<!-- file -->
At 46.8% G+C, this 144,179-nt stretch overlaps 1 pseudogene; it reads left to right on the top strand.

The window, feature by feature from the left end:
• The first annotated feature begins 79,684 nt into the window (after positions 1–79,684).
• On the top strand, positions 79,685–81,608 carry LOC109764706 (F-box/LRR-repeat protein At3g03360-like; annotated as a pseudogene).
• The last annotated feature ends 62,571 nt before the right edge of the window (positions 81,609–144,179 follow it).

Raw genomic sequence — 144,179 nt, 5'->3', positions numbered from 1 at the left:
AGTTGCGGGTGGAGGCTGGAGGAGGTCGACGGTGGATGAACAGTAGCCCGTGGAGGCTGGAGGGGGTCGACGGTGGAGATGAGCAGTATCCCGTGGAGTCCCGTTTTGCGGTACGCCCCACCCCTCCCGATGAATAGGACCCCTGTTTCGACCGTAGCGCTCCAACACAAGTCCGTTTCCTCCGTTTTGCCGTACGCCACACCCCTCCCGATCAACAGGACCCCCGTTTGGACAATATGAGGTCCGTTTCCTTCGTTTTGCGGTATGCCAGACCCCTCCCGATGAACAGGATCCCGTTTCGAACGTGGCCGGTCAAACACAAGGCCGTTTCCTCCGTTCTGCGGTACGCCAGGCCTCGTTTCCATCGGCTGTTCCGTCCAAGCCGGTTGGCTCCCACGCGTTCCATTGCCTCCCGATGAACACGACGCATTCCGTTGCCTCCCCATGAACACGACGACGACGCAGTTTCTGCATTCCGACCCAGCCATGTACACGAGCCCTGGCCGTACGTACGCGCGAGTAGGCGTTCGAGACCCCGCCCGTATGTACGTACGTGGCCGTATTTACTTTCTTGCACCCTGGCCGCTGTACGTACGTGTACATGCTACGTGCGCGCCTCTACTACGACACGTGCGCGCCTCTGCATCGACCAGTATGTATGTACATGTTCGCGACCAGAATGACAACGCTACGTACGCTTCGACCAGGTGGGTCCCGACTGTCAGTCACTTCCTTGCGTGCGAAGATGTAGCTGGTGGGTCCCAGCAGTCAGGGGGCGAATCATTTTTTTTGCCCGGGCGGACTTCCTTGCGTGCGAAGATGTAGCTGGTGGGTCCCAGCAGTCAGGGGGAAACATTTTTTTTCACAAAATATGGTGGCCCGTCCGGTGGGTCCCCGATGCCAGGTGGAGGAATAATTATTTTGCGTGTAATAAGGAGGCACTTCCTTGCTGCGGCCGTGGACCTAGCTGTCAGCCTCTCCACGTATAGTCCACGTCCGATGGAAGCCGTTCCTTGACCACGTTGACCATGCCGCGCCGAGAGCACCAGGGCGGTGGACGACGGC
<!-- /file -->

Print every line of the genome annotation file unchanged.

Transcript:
At 46.8% G+C, this 144,179-nt stretch overlaps 1 pseudogene; it reads left to right on the top strand.

The window, feature by feature from the left end:
• The first annotated feature begins 79,684 nt into the window (after positions 1–79,684).
• On the top strand, positions 79,685–81,608 carry LOC109764706 (F-box/LRR-repeat protein At3g03360-like; annotated as a pseudogene).
• The last annotated feature ends 62,571 nt before the right edge of the window (positions 81,609–144,179 follow it).

Raw genomic sequence — 144,179 nt, 5'->3', positions numbered from 1 at the left:
AGTTGCGGGTGGAGGCTGGAGGAGGTCGACGGTGGATGAACAGTAGCCCGTGGAGGCTGGAGGGGGTCGACGGTGGAGATGAGCAGTATCCCGTGGAGTCCCGTTTTGCGGTACGCCCCACCCCTCCCGATGAATAGGACCCCTGTTTCGACCGTAGCGCTCCAACACAAGTCCGTTTCCTCCGTTTTGCCGTACGCCACACCCCTCCCGATCAACAGGACCCCCGTTTGGACAATATGAGGTCCGTTTCCTTCGTTTTGCGGTATGCCAGACCCCTCCCGATGAACAGGATCCCGTTTCGAACGTGGCCGGTCAAACACAAGGCCGTTTCCTCCGTTCTGCGGTACGCCAGGCCTCGTTTCCATCGGCTGTTCCGTCCAAGCCGGTTGGCTCCCACGCGTTCCATTGCCTCCCGATGAACACGACGCATTCCGTTGCCTCCCCATGAACACGACGACGACGCAGTTTCTGCATTCCGACCCAGCCATGTACACGAGCCCTGGCCGTACGTACGCGCGAGTAGGCGTTCGAGACCCCGCCCGTATGTACGTACGTGGCCGTATTTACTTTCTTGCACCCTGGCCGCTGTACGTACGTGTACATGCTACGTGCGCGCCTCTACTACGACACGTGCGCGCCTCTGCATCGACCAGTATGTATGTACATGTTCGCGACCAGAATGACAACGCTACGTACGCTTCGACCAGGTGGGTCCCGACTGTCAGTCACTTCCTTGCGTGCGAAGATGTAGCTGGTGGGTCCCAGCAGTCAGGGGGCGAATCATTTTTTTTGCCCGGGCGGACTTCCTTGCGTGCGAAGATGTAGCTGGTGGGTCCCAGCAGTCAGGGGGAAACATTTTTTTTCACAAAATATGGTGGCCCGTCCGGTGGGTCCCCGATGCCAGGTGGAGGAATAATTATTTTGCGTGTAATAAGGAGGCACTTCCTTGCTGCGGCCGTGGACCTAGCTGTCAGCCTCTCCACGTATAGTCCACGTCCGATGGAAGCCGTTCCTTGACCACGTTGACCATGCCGCGCCGAGAGCACCAGGGCGGTGGACGACGGC